Some genuine Oromo nationalists did recognize this weak status quo of our liberation camp and started to look for an alternative way of doing liberation business. They worked hard to unify the existing different factions and groups so that we could have one relatively stronger and more efficient liberation front. Despite the efforts, particularly in spite of the hitherto measures taken to re-unify the OLF, which was unsuccessful, even we could observe and register further fragmentization of the vanguard organization. At this time of our desperation, some nationals still try to find a way out of this quagmire.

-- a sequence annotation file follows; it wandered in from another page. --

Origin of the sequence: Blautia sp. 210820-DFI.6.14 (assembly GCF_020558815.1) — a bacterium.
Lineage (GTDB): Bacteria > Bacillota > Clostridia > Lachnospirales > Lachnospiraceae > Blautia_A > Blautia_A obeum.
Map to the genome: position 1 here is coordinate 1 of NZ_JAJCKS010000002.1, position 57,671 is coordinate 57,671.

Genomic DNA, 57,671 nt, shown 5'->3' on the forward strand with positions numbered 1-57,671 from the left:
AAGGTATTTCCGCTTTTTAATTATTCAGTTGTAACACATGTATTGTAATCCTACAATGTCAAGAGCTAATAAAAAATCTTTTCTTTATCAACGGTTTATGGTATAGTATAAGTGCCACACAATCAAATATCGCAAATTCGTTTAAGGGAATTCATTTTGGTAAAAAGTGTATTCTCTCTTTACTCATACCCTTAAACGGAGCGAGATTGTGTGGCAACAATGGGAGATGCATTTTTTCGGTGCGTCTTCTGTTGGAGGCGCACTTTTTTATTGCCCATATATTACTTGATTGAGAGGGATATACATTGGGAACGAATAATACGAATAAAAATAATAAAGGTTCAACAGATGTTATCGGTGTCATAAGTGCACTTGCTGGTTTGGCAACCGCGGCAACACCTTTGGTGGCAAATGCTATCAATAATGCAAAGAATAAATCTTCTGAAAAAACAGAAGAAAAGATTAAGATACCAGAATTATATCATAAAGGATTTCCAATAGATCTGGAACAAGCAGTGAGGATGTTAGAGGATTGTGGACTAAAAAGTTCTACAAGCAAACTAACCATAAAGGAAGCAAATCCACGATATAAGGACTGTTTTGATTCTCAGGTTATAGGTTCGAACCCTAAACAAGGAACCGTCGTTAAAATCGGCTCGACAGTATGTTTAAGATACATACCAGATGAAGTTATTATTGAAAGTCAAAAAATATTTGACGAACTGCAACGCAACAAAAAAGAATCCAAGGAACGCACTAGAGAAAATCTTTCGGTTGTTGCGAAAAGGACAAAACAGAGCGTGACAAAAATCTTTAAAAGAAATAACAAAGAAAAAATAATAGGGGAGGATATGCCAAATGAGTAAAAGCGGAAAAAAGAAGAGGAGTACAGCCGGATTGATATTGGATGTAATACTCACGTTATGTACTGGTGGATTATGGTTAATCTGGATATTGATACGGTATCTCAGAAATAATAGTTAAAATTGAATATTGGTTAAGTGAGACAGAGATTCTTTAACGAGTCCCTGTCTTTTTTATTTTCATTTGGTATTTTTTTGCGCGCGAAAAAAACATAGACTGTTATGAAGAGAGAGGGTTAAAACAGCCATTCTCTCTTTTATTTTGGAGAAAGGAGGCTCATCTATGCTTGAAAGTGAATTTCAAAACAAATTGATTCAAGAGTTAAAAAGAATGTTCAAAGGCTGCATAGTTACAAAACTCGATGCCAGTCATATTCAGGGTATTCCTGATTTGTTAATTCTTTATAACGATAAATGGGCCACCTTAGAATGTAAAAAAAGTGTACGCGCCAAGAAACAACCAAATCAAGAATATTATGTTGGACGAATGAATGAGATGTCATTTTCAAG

One of the forwarded solutions was the now functioning #Team Lemma (ODP = Oromo Democrtatic Party, different from the previous OPDO as slave of TPLF). According to decision of this party, it already issued a call for all concerned Oromo nationals to start debate and discussion on current problem of Oromo people, and on the way how to come up with optimal solution. The different points raised in the statement are crucially important, and indeed it was an inviting message as well as a persuasive assertion.